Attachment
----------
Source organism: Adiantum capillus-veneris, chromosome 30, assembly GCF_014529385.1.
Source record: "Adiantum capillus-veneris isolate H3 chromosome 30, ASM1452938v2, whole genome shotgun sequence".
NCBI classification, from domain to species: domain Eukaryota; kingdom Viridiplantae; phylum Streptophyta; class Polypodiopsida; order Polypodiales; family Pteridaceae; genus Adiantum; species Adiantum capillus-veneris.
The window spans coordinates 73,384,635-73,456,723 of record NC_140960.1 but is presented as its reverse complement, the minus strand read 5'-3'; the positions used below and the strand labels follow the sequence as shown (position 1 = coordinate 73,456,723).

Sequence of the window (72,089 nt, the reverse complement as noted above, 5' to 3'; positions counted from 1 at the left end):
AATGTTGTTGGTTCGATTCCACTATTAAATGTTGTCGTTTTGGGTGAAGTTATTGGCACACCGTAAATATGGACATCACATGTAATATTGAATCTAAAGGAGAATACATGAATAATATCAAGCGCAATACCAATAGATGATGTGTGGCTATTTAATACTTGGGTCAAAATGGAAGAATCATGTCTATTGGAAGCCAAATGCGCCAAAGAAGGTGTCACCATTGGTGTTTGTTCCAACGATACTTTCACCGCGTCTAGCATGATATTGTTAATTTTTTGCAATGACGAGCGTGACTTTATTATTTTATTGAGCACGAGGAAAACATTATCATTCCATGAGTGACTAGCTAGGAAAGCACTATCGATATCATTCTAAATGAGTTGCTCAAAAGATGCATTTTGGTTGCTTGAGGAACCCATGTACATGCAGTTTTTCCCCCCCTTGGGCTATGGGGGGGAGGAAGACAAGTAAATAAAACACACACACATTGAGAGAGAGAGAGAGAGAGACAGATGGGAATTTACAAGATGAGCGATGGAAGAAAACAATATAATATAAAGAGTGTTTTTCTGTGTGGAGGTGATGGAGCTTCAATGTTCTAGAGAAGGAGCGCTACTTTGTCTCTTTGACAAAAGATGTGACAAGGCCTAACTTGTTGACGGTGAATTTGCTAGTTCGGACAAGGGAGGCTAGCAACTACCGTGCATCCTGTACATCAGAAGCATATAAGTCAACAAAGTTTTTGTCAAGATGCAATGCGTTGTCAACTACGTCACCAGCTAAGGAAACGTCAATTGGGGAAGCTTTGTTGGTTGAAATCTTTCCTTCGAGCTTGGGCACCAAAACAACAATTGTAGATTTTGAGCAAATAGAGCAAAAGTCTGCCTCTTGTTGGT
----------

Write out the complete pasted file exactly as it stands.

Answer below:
Source organism: Adiantum capillus-veneris, chromosome 30, assembly GCF_014529385.1.
Source record: "Adiantum capillus-veneris isolate H3 chromosome 30, ASM1452938v2, whole genome shotgun sequence".
NCBI classification, from domain to species: domain Eukaryota; kingdom Viridiplantae; phylum Streptophyta; class Polypodiopsida; order Polypodiales; family Pteridaceae; genus Adiantum; species Adiantum capillus-veneris.
The window spans coordinates 73,384,635-73,456,723 of record NC_140960.1 but is presented as its reverse complement, the minus strand read 5'-3'; the positions used below and the strand labels follow the sequence as shown (position 1 = coordinate 73,456,723).

Sequence of the window (72,089 nt, the reverse complement as noted above, 5' to 3'; positions counted from 1 at the left end):
AATGTTGTTGGTTCGATTCCACTATTAAATGTTGTCGTTTTGGGTGAAGTTATTGGCACACCGTAAATATGGACATCACATGTAATATTGAATCTAAAGGAGAATACATGAATAATATCAAGCGCAATACCAATAGATGATGTGTGGCTATTTAATACTTGGGTCAAAATGGAAGAATCATGTCTATTGGAAGCCAAATGCGCCAAAGAAGGTGTCACCATTGGTGTTTGTTCCAACGATACTTTCACCGCGTCTAGCATGATATTGTTAATTTTTTGCAATGACGAGCGTGACTTTATTATTTTATTGAGCACGAGGAAAACATTATCATTCCATGAGTGACTAGCTAGGAAAGCACTATCGATATCATTCTAAATGAGTTGCTCAAAAGATGCATTTTGGTTGCTTGAGGAACCCATGTACATGCAGTTTTTCCCCCCCTTGGGCTATGGGGGGGAGGAAGACAAGTAAATAAAACACACACACATTGAGAGAGAGAGAGAGAGAGACAGATGGGAATTTACAAGATGAGCGATGGAAGAAAACAATATAATATAAAGAGTGTTTTTCTGTGTGGAGGTGATGGAGCTTCAATGTTCTAGAGAAGGAGCGCTACTTTGTCTCTTTGACAAAAGATGTGACAAGGCCTAACTTGTTGACGGTGAATTTGCTAGTTCGGACAAGGGAGGCTAGCAACTACCGTGCATCCTGTACATCAGAAGCATATAAGTCAACAAAGTTTTTGTCAAGATGCAATGCGTTGTCAACTACGTCACCAGCTAAGGAAACGTCAATTGGGGAAGCTTTGTTGGTTGAAATCTTTCCTTCGAGCTTGGGCACCAAAACAACAATTGTAGATTTTGAGCAAATAGAGCAAAAGTCTGCCTCTTGTTGGT